The U.S. Food and Drug Administration (FDA) has approved CSL Behring’s hemophilia B gene therapy, a one-off infusion treatment with a list price of $3.5 million, making it the world’s most expensive medicine.
The approval of CSL Behring’s Hemgenix “provides a new treatment option for patients with Hemophilia B and represents important progress in the development of innovative therapies for those experiencing a high burden of disease associated with this form of hemophilia,” said Peter Marks, director of the FDA’s Center for Biologics Evaluation and Research.
Hemgenix is used for treating hemophilia B patients who currently use factor IX prophylaxis therapy or suffer from serious spontaneous bleeding episodes or have had a life-threatening hemorrhage. Based on clinical trials, the infusion reduced annual bleeds and “94 percent of patients discontinued factor IX prophylaxis and remained prophylaxis-free,” said the company, opening the possibility for the drug to eliminate the need for lifelong routine treatment in adult patients.
Arising from a single gene defect, hemophilia B is a rare, lifelong bleeding disorder with the current available treatment requiring patients to undergo strict, lifelong prophylactic infusions of factor IX. Although effective, patients are prone to experiencing spontaneous bleeding episodes, whereas Hemgenix allows people to “produce their own factor IX,” according to CSL Behring.
Hemgenix treats patients at the genome level, with an engineered virus carrying the gene expressed in the liver to produce clotting factor IX. Gene therapies are touted to significantly improve medical conditions by resolving underlying causes.
“While the price is a little higher than expected, I do think it has a chance of being successful because 1) existing drugs are also very expensive and 2) hemophilia patients constantly live in fear of bleeds,” said Brad Loncar, chief executive of Loncar Investments, to Bloomberg.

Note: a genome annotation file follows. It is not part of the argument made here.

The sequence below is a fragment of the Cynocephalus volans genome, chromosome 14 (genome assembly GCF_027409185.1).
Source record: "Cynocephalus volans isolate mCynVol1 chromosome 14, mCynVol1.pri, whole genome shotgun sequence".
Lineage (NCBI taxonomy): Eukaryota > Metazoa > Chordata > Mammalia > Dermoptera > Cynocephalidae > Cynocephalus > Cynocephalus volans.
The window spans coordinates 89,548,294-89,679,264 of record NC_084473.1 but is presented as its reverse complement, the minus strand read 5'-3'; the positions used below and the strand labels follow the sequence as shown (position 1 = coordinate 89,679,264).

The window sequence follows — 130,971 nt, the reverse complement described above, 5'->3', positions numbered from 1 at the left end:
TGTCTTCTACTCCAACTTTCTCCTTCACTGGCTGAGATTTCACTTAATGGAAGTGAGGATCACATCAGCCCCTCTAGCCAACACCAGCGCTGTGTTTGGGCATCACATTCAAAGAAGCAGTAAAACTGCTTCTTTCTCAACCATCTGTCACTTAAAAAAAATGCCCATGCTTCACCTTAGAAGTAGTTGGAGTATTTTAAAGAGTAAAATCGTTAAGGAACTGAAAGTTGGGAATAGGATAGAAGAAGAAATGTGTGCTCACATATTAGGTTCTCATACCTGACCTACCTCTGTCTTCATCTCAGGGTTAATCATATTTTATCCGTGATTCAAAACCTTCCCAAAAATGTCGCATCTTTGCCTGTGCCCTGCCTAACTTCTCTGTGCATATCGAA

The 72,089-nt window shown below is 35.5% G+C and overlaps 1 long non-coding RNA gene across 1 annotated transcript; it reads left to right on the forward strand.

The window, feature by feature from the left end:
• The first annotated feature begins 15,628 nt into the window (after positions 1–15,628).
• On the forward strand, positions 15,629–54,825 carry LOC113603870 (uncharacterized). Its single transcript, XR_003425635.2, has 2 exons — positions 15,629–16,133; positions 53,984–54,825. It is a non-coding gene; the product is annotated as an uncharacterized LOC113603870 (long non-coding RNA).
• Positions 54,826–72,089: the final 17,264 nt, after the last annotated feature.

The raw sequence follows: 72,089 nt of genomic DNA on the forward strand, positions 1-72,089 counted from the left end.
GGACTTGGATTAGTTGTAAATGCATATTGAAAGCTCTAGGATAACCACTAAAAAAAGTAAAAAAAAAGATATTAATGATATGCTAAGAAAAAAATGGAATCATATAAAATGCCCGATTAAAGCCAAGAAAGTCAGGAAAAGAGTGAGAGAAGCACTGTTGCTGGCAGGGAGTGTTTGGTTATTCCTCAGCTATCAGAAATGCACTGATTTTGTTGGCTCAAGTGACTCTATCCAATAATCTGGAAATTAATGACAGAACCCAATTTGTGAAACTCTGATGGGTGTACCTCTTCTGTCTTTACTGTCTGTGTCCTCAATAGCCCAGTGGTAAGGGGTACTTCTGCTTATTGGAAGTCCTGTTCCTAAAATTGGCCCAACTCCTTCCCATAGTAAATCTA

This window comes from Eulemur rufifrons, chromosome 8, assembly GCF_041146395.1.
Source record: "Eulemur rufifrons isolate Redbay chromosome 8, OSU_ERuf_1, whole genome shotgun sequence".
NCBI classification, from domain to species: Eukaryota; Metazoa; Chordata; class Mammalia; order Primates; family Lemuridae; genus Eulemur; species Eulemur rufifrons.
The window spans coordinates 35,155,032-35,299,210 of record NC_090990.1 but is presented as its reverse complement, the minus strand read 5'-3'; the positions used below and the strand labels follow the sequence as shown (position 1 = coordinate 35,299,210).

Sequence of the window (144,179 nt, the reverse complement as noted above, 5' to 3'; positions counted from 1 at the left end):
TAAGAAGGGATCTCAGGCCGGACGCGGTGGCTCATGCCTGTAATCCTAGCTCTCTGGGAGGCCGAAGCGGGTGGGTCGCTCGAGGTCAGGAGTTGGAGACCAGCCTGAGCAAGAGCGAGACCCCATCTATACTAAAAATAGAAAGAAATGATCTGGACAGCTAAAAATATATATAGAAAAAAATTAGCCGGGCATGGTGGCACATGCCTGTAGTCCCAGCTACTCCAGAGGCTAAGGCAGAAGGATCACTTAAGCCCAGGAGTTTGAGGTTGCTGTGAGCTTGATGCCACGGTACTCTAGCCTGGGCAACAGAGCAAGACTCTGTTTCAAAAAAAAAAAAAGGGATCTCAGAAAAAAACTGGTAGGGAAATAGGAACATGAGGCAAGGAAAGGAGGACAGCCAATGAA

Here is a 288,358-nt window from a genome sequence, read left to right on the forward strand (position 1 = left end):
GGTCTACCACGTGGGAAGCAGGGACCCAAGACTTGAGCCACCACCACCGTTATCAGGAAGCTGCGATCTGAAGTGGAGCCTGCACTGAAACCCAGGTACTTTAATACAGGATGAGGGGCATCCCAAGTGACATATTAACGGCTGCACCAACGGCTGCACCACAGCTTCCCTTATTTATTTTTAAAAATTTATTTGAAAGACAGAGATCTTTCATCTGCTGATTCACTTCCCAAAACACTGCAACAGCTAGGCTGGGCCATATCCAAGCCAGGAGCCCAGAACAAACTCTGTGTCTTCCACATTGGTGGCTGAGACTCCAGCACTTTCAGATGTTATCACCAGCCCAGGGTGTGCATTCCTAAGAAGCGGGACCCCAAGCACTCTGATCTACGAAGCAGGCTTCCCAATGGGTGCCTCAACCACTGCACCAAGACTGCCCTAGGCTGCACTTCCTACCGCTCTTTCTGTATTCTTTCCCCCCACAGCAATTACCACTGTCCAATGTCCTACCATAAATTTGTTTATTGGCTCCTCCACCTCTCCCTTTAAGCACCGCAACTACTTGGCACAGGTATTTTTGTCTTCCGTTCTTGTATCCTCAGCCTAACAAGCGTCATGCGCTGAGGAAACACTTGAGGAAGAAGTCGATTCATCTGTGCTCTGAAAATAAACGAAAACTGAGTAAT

“A gene therapy product will be appealing to some.”
Hemgenix’s one-time treatment can enable people to bypass regular infusions from current treatment providers, Biogen and Pfizer. The list price is not necessarily what patients pay for the drug.
Hemophilia Symptoms, Causes
Hemophilia is a bleeding disorder that is characterized by the body’s inability to clot blood properly due to the absence of enough blood-clotting proteins or clotting factors. Almost always a genetic disorder, it is concerning when the bleeding occurs internally, and leads to life-threatening organ and tissue damages.
Symptoms include excessive bleeding from cuts, blood in urine, and bleeding into the brain. Many people are born with the disorder, and the most common type is hemophilia A, associated with a low level of factor VIII, followed by hemophilia B with a low factor IX. Acquired hemophilia can happen from autoimmune conditions and adverse drug reactions.
According to Mayo Clinic, hemophilia almost always occurs in boys, and is passed from mother to son through one of the mother’s genes. The Centers for Disease Control and Prevention (CDC) says that hemophilia occurs in about 1 of every 5,000 male births.
Hemgenix Trials, Results
The FDA approved Hemgenix following findings from an ongoing, multinational, open-label, single-arm Phase III HOPE-B clinical trial that evaluated the safety and efficacy of the treatment.
Based on one study which had 54 participants, Hemgenix increased factor IX activity levels, and decreased the need for routine replacement prophylaxis, while the participants were found to have a 54 percent reduction in annualized bleeding rate compared to baseline.
The gene therapy allowed patients to produce mean factor IX activity of 39 percent at six months and 36.7 percent at 24 months post-infusion, said CSL Behring. Post-treatment, 51 out of 54 participants discontinued use of prophylaxis, and remained free of previous continuous routine prophylaxis therapy.
The most common adverse effects following Hemgenix gene therapy were liver enzyme elevations, headache, elevated levels of a certain blood enzyme, flu-like symptoms, infusion-related reactions, fatigue, nausea, and feeling unwell.
Patients should be monitored for adverse infusion reactions and liver enzyme elevations (transaminitis) in their blood, said the FDA.
HEMGENIX is still currently under assessment by other regulatory agencies.